Butter Makers and More: The 1929 Census of Manufacturers

The Great Depression began with the stock market crash of 29 October 1929.

The 1929 Census of Manufacturers may help local historians learn about economic activity in the community at the cusp of the Great Depression. Genealogists may learn about a business owned by an ancestor. Alternatively, if an ancestor was known to have been a wage earner employed by a specific firm, the census schedules may provide insight into hours worked and wages earned.

The purpose of the census was to obtain useful statistical information about industry size, production, employment, power equipment, and fuel consumption. The data was collected partly by mail and partly by paid canvassers. Preliminary results of the data were published in press releases, and subsequently with more substantive analysis and detail in nearly three hundred reports issued in 1930 and 1931. The census included only manufacturing establishments that made products worth five thousand dollars or more.

The U.S. National Archives has placed some of these records online as “Schedules of the Census of Manufacturers, 1929-1929.” As of December 2017, images of schedules for Industries 101 (Beverages) through 518 (Printing and Publishing) are available. Separate digital files have been uploaded for each industry code by state. Within each state, the schedules are arranged in alphabetical order by county. Additional schedules will be placed online in the future.

Read “Butter Makers and More: Revelations of the 1929 Census of Manufacturers” to see and read examples of information recorded about two facilities in Ashtabula County, Ohio, and Bourbon County, Kansas, that made milk, butter, cheese, and ice cream.

More information on the 1929 manufacturing census is available on the Census Bureau website. “General Explanations” provides good background information. Detailed reports and results are at “Census of Population and Housing.” On that page, click on “Special Collections and Reports” (near the bottom of the page), then click on “Manufacturers,” and then choose the report of interest.

The photo of the butter vendor, ca. 1917, is from United States Department of Agriculture Bulletin No. 456, February 5, 1917, p. 8.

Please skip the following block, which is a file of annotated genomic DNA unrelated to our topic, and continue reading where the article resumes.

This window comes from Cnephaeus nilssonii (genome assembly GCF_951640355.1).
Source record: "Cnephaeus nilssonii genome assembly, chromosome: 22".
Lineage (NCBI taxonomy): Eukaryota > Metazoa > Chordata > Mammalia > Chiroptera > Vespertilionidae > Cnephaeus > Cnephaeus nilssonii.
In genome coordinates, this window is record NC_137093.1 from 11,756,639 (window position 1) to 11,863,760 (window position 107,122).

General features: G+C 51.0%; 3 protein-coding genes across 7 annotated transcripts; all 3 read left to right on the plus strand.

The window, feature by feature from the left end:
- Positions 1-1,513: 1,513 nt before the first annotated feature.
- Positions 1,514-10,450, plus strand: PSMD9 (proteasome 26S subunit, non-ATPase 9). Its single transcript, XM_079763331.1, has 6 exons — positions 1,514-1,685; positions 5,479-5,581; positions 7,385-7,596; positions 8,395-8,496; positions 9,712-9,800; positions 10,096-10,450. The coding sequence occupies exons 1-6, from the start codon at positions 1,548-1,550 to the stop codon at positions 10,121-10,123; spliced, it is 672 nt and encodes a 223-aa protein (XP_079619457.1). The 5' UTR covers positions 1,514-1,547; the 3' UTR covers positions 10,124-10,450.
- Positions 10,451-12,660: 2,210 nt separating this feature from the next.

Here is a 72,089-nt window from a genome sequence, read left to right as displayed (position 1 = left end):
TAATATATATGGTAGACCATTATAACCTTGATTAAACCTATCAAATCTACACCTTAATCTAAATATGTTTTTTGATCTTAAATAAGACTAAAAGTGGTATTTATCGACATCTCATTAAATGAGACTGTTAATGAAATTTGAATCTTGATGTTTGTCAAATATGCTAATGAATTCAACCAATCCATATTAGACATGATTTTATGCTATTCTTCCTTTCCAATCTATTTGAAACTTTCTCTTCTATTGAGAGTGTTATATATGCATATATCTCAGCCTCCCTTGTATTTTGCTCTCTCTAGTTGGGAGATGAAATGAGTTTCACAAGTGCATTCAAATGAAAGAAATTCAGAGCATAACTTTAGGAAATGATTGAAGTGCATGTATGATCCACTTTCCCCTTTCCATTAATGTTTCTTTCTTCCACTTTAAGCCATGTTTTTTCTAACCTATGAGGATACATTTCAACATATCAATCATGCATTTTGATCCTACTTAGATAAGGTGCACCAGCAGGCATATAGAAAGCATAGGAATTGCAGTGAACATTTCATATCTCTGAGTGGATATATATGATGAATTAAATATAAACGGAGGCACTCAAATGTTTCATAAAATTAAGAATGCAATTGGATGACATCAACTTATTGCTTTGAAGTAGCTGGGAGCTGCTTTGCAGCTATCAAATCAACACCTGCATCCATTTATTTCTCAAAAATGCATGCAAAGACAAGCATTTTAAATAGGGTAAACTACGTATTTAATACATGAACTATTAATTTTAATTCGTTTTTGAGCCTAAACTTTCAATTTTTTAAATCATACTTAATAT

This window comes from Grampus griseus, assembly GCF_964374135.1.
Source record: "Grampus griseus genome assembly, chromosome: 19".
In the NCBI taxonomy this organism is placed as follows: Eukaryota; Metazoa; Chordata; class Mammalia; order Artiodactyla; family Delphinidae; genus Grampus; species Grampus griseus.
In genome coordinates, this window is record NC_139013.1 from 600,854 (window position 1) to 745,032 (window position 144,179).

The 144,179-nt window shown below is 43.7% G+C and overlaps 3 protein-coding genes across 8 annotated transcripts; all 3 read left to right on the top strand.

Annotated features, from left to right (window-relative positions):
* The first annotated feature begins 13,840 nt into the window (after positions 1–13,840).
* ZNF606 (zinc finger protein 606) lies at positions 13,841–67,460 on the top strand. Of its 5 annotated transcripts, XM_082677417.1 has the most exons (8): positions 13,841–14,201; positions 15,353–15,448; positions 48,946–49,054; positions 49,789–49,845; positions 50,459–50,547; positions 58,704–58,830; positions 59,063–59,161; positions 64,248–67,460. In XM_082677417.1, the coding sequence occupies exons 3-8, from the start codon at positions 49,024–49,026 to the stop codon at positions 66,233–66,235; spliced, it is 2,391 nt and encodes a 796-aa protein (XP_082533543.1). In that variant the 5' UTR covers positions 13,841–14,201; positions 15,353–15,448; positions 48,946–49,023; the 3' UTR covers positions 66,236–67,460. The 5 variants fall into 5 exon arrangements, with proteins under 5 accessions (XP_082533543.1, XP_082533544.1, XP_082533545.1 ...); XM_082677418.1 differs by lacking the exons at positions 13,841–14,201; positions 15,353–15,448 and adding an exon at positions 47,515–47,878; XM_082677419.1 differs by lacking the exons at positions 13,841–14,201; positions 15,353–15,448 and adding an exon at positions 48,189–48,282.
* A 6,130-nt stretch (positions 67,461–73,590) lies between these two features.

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How to Use This Blog / Website

Since I’ve had a bunch of new subscribers recently (thank you), I thought a quick overview would be useful on how to use this blog / website.

  • Blog Posts are added irregularly to highlight records in the U.S. National Archives. Occasionally, I’ll also highlight other federal facilities that hold records of genealogical value. If you subscribe to the blog, you will get an email every time there’s a new blog post.
  • The Articles page is a bibliography of articles on genealogy-related topics that I’ve written for national, state, and local genealogical societies, and other historical periodicals. Links are provided many of the newer ones. When I add an article, I usually make a blog post to alert you to the records discussed. It’s also a great resource of information on a variety of topics.
  • The Civil War page focuses on articles about Union Civil War personnel.
  • The Research Guides page is a bibliography of research guides that I’ve written on specialized subjects, and links to those guides are provided.
  • The Microfilm Publications page is a bibliography of descriptive pamphlets (DPs) that I’ve written for NARA microfilm publications. Links to the DPs are provided for some of them. As time allows, I’ll add more. The records described in these DPs are often online on Ancestry or FamilySearch, but, please understand, I don’t provide links to where the records are online. You’ll have to research that yourself.
  • The Lectures page provides links to lectures I’ve given for which there is online content.

Words in GREEN are links.

Thanks for reading this!

Internment of Enemy Aliens During World War I

The internment of over 110,000 Japanese citizens and Americans of Japanese descent during World War II is well-known. In contrast, U.S. internment of over 6,000 German citizens and other enemy aliens during the First World War has been largely forgotten.

Was your ancestor interned? Read my article, “Internment of Enemy Aliens During World War I” for more information. I recommend starting with online newspaper databases which sometimes contain news reports about aliens arrested and detained. Then, you’ll want to locate federal records in the custody of the U.S. National Archives. My article will introduce you to available records and how to request record searches and copies.

EnEmAlienToymakersNAID31478939.jpg

Photo: Enemy aliens interned at Fort Douglas, Utah, pass the time by building model ships. 165-WW-161C-94. NAID 31478939. American Unofficial Collection of World War I Photographs, 1917-18; Record Group 165, Records of the War Department General and Special Staffs; National Archives at College Park, MD.